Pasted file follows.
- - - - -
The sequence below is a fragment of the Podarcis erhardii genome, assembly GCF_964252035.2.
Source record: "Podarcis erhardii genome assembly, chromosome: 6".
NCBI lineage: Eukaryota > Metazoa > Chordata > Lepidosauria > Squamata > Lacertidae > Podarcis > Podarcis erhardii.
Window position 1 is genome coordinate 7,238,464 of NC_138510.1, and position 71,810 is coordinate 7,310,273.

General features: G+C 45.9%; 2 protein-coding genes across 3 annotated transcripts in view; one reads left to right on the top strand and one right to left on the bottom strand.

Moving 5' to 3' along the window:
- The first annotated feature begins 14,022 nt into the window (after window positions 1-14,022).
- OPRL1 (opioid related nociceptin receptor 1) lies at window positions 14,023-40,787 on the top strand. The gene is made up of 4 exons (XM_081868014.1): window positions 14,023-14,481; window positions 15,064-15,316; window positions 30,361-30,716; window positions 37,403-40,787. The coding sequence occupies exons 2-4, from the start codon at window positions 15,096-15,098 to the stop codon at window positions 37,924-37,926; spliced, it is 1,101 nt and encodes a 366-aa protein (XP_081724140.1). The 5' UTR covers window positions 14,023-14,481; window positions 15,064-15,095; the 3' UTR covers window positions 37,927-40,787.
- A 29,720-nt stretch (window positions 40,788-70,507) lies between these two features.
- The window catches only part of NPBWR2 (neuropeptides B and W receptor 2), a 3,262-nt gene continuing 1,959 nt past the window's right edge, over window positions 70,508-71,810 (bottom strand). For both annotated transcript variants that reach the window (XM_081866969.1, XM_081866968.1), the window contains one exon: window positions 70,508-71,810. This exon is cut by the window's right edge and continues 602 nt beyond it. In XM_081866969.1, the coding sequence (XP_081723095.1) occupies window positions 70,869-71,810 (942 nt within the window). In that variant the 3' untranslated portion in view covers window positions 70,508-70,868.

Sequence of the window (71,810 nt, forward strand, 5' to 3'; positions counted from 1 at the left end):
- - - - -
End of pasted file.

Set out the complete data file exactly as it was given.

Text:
The sequence below is a fragment of the Podarcis erhardii genome, assembly GCF_964252035.2.
Source record: "Podarcis erhardii genome assembly, chromosome: 6".
NCBI lineage: Eukaryota > Metazoa > Chordata > Lepidosauria > Squamata > Lacertidae > Podarcis > Podarcis erhardii.
Window position 1 is genome coordinate 7,238,464 of NC_138510.1, and position 71,810 is coordinate 7,310,273.

General features: G+C 45.9%; 2 protein-coding genes across 3 annotated transcripts in view; one reads left to right on the top strand and one right to left on the bottom strand.

Moving 5' to 3' along the window:
- The first annotated feature begins 14,022 nt into the window (after window positions 1-14,022).
- OPRL1 (opioid related nociceptin receptor 1) lies at window positions 14,023-40,787 on the top strand. The gene is made up of 4 exons (XM_081868014.1): window positions 14,023-14,481; window positions 15,064-15,316; window positions 30,361-30,716; window positions 37,403-40,787. The coding sequence occupies exons 2-4, from the start codon at window positions 15,096-15,098 to the stop codon at window positions 37,924-37,926; spliced, it is 1,101 nt and encodes a 366-aa protein (XP_081724140.1). The 5' UTR covers window positions 14,023-14,481; window positions 15,064-15,095; the 3' UTR covers window positions 37,927-40,787.
- A 29,720-nt stretch (window positions 40,788-70,507) lies between these two features.
- The window catches only part of NPBWR2 (neuropeptides B and W receptor 2), a 3,262-nt gene continuing 1,959 nt past the window's right edge, over window positions 70,508-71,810 (bottom strand). For both annotated transcript variants that reach the window (XM_081866969.1, XM_081866968.1), the window contains one exon: window positions 70,508-71,810. This exon is cut by the window's right edge and continues 602 nt beyond it. In XM_081866969.1, the coding sequence (XP_081723095.1) occupies window positions 70,869-71,810 (942 nt within the window). In that variant the 3' untranslated portion in view covers window positions 70,508-70,868.

Sequence of the window (71,810 nt, forward strand, 5' to 3'; positions counted from 1 at the left end):